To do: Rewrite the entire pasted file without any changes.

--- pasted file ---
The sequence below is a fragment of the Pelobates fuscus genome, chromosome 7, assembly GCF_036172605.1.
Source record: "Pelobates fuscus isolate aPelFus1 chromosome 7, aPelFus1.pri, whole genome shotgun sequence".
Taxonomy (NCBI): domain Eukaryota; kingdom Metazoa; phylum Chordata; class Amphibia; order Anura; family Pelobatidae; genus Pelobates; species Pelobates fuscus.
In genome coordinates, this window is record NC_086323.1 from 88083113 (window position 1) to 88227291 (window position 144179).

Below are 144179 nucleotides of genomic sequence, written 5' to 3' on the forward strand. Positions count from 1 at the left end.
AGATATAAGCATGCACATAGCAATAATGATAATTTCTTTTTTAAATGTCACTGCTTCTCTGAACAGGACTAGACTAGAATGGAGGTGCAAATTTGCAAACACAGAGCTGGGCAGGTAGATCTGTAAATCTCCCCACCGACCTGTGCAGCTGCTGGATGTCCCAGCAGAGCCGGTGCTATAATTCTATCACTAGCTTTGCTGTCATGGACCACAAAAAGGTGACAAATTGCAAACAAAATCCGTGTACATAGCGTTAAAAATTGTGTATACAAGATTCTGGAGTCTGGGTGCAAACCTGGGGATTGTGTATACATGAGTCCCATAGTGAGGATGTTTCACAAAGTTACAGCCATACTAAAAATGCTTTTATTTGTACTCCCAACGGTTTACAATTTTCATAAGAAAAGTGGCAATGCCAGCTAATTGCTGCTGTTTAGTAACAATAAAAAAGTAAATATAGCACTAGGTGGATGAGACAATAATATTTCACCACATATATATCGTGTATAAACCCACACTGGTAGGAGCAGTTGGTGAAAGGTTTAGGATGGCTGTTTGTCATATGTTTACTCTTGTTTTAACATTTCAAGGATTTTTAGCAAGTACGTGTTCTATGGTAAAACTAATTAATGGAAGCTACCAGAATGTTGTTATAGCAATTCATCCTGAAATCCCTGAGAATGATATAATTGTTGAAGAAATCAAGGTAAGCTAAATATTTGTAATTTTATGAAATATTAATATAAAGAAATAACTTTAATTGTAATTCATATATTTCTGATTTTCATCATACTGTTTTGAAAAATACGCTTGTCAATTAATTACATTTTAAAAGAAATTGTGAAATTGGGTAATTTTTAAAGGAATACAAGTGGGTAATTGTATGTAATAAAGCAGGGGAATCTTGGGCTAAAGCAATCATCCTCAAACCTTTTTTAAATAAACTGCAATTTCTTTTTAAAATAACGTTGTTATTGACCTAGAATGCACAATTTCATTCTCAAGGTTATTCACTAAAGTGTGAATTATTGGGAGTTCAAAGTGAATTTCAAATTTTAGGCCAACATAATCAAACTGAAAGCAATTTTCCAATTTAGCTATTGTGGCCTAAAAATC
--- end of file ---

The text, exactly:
The sequence below is a fragment of the Pelobates fuscus genome, chromosome 7, assembly GCF_036172605.1.
Source record: "Pelobates fuscus isolate aPelFus1 chromosome 7, aPelFus1.pri, whole genome shotgun sequence".
Taxonomy (NCBI): domain Eukaryota; kingdom Metazoa; phylum Chordata; class Amphibia; order Anura; family Pelobatidae; genus Pelobates; species Pelobates fuscus.
In genome coordinates, this window is record NC_086323.1 from 88083113 (window position 1) to 88227291 (window position 144179).

Below are 144179 nucleotides of genomic sequence, written 5' to 3' on the forward strand. Positions count from 1 at the left end.
AGATATAAGCATGCACATAGCAATAATGATAATTTCTTTTTTAAATGTCACTGCTTCTCTGAACAGGACTAGACTAGAATGGAGGTGCAAATTTGCAAACACAGAGCTGGGCAGGTAGATCTGTAAATCTCCCCACCGACCTGTGCAGCTGCTGGATGTCCCAGCAGAGCCGGTGCTATAATTCTATCACTAGCTTTGCTGTCATGGACCACAAAAAGGTGACAAATTGCAAACAAAATCCGTGTACATAGCGTTAAAAATTGTGTATACAAGATTCTGGAGTCTGGGTGCAAACCTGGGGATTGTGTATACATGAGTCCCATAGTGAGGATGTTTCACAAAGTTACAGCCATACTAAAAATGCTTTTATTTGTACTCCCAACGGTTTACAATTTTCATAAGAAAAGTGGCAATGCCAGCTAATTGCTGCTGTTTAGTAACAATAAAAAAGTAAATATAGCACTAGGTGGATGAGACAATAATATTTCACCACATATATATCGTGTATAAACCCACACTGGTAGGAGCAGTTGGTGAAAGGTTTAGGATGGCTGTTTGTCATATGTTTACTCTTGTTTTAACATTTCAAGGATTTTTAGCAAGTACGTGTTCTATGGTAAAACTAATTAATGGAAGCTACCAGAATGTTGTTATAGCAATTCATCCTGAAATCCCTGAGAATGATATAATTGTTGAAGAAATCAAGGTAAGCTAAATATTTGTAATTTTATGAAATATTAATATAAAGAAATAACTTTAATTGTAATTCATATATTTCTGATTTTCATCATACTGTTTTGAAAAATACGCTTGTCAATTAATTACATTTTAAAAGAAATTGTGAAATTGGGTAATTTTTAAAGGAATACAAGTGGGTAATTGTATGTAATAAAGCAGGGGAATCTTGGGCTAAAGCAATCATCCTCAAACCTTTTTTAAATAAACTGCAATTTCTTTTTAAAATAACGTTGTTATTGACCTAGAATGCACAATTTCATTCTCAAGGTTATTCACTAAAGTGTGAATTATTGGGAGTTCAAAGTGAATTTCAAATTTTAGGCCAACATAATCAAACTGAAAGCAATTTTCCAATTTAGCTATTGTGGCCTAAAAATC